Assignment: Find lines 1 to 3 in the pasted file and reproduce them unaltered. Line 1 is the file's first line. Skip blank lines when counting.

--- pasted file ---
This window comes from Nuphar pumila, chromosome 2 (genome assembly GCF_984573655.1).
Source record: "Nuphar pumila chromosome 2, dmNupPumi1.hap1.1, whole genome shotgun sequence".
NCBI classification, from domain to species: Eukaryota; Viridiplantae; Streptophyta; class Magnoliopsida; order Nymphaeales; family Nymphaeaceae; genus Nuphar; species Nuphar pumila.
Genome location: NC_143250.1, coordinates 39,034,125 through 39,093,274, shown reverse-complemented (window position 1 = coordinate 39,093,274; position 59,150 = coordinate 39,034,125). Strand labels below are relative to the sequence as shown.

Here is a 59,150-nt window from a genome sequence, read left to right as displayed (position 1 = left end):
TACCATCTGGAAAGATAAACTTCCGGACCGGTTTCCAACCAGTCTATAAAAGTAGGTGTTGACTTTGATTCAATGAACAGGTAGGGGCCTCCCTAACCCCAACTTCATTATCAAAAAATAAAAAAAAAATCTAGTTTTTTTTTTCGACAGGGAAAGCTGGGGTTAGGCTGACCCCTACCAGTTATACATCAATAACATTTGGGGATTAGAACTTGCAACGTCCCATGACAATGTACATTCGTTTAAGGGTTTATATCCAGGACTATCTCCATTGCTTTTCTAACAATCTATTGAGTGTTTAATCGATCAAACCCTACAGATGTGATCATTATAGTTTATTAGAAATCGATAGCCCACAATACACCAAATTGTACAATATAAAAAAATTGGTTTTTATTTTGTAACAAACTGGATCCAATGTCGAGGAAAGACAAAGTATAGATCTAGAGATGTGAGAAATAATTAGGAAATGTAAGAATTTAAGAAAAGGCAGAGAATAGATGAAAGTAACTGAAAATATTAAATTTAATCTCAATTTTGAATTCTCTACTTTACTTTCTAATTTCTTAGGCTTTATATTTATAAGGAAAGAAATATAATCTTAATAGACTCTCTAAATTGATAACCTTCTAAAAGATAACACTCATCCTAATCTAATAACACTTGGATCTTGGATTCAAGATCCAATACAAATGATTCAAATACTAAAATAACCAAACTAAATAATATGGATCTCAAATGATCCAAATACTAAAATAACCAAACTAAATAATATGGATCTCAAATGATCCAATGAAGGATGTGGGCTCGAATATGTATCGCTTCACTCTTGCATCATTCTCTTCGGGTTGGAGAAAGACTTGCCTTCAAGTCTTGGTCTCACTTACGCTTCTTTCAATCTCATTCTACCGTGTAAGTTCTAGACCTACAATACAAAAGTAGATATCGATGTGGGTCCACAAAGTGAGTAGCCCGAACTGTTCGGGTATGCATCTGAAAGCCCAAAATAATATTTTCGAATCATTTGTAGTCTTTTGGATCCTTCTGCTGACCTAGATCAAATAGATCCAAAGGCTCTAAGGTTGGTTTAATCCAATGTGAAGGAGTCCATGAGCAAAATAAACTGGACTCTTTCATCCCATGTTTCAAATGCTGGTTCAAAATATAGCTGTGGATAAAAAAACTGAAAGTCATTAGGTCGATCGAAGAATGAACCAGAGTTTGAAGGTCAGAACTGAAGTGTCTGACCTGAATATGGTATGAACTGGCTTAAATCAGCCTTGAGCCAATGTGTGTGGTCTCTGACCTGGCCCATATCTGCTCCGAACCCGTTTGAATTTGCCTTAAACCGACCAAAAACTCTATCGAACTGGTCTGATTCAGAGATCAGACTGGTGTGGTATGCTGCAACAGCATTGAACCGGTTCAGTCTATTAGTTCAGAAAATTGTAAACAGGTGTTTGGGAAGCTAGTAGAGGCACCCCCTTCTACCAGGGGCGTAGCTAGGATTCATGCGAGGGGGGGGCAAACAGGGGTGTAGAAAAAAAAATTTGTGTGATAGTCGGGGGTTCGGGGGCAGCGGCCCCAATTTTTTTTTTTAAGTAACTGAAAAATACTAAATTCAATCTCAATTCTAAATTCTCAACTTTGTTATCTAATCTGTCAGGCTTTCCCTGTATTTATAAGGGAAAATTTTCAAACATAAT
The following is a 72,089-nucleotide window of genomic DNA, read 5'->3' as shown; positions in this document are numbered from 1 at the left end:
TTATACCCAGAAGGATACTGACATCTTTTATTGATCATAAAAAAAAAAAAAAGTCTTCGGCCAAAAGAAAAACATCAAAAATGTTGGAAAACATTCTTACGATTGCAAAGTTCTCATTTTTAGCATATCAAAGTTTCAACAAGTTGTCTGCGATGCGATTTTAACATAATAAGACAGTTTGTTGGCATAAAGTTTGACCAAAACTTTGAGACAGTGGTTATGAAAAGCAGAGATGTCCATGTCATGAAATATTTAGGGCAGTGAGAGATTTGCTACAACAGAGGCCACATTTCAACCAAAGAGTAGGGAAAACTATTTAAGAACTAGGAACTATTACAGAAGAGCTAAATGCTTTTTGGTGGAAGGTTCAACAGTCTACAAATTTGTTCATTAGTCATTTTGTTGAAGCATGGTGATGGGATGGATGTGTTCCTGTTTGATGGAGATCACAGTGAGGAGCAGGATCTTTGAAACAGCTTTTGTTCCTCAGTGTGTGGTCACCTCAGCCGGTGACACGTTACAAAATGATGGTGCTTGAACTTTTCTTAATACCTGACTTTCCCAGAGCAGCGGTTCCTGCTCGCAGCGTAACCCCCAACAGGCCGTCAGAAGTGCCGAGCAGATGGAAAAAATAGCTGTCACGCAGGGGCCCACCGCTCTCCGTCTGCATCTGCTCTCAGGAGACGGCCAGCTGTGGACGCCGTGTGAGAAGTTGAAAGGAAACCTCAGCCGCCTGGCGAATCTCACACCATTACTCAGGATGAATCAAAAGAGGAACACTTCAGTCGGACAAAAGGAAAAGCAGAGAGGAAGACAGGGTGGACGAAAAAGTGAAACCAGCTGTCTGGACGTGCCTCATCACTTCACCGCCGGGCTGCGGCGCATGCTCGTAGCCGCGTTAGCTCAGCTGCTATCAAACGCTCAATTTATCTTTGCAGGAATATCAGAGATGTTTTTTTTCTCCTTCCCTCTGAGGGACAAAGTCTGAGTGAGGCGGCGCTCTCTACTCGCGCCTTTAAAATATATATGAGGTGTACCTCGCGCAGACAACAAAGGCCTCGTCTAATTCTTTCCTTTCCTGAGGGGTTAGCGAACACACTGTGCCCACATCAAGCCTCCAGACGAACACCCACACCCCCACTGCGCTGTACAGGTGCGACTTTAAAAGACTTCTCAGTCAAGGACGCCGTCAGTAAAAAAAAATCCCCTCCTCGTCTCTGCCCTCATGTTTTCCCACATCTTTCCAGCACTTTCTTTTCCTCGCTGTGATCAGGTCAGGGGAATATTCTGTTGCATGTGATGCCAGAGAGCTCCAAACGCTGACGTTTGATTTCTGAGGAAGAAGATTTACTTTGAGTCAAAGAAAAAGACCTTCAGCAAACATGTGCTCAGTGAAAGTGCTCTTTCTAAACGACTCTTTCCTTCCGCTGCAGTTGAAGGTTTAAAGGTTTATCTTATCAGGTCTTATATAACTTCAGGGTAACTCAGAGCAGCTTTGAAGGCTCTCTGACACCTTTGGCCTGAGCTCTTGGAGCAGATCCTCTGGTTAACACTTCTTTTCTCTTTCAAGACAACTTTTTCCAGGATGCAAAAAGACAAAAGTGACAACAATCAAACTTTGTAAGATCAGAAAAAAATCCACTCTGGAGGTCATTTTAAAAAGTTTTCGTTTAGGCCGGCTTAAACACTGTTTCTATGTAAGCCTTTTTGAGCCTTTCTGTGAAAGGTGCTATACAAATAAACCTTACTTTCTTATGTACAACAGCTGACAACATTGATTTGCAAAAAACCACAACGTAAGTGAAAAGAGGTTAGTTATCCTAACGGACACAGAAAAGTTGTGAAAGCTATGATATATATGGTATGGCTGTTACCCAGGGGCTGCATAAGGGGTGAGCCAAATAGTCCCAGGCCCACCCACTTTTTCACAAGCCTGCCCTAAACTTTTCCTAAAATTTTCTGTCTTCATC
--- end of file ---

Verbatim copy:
This window comes from Nuphar pumila, chromosome 2 (genome assembly GCF_984573655.1).
Source record: "Nuphar pumila chromosome 2, dmNupPumi1.hap1.1, whole genome shotgun sequence".
NCBI classification, from domain to species: Eukaryota; Viridiplantae; Streptophyta; class Magnoliopsida; order Nymphaeales; family Nymphaeaceae; genus Nuphar; species Nuphar pumila.